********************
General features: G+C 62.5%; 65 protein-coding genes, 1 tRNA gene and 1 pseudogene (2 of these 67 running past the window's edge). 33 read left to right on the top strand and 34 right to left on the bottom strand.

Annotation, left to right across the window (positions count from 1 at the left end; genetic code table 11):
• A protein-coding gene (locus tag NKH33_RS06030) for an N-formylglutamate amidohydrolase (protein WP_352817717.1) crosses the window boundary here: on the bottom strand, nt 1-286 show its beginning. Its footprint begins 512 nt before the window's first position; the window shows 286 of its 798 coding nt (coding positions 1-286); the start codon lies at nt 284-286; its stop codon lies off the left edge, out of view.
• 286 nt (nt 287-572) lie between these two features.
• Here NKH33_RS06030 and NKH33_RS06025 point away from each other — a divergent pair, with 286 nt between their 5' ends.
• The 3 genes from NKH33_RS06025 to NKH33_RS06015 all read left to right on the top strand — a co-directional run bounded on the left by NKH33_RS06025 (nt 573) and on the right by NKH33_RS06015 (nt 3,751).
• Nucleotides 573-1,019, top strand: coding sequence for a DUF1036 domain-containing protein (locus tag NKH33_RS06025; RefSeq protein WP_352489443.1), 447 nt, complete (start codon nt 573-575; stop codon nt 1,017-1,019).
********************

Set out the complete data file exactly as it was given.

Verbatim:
General features: G+C 62.5%; 65 protein-coding genes, 1 tRNA gene and 1 pseudogene (2 of these 67 running past the window's edge). 33 read left to right on the top strand and 34 right to left on the bottom strand.

Annotation, left to right across the window (positions count from 1 at the left end; genetic code table 11):
• A protein-coding gene (locus tag NKH33_RS06030) for an N-formylglutamate amidohydrolase (protein WP_352817717.1) crosses the window boundary here: on the bottom strand, nt 1-286 show its beginning. Its footprint begins 512 nt before the window's first position; the window shows 286 of its 798 coding nt (coding positions 1-286); the start codon lies at nt 284-286; its stop codon lies off the left edge, out of view.
• 286 nt (nt 287-572) lie between these two features.
• Here NKH33_RS06030 and NKH33_RS06025 point away from each other — a divergent pair, with 286 nt between their 5' ends.
• The 3 genes from NKH33_RS06025 to NKH33_RS06015 all read left to right on the top strand — a co-directional run bounded on the left by NKH33_RS06025 (nt 573) and on the right by NKH33_RS06015 (nt 3,751).
• Nucleotides 573-1,019, top strand: coding sequence for a DUF1036 domain-containing protein (locus tag NKH33_RS06025; RefSeq protein WP_352489443.1), 447 nt, complete (start codon nt 573-575; stop codon nt 1,017-1,019).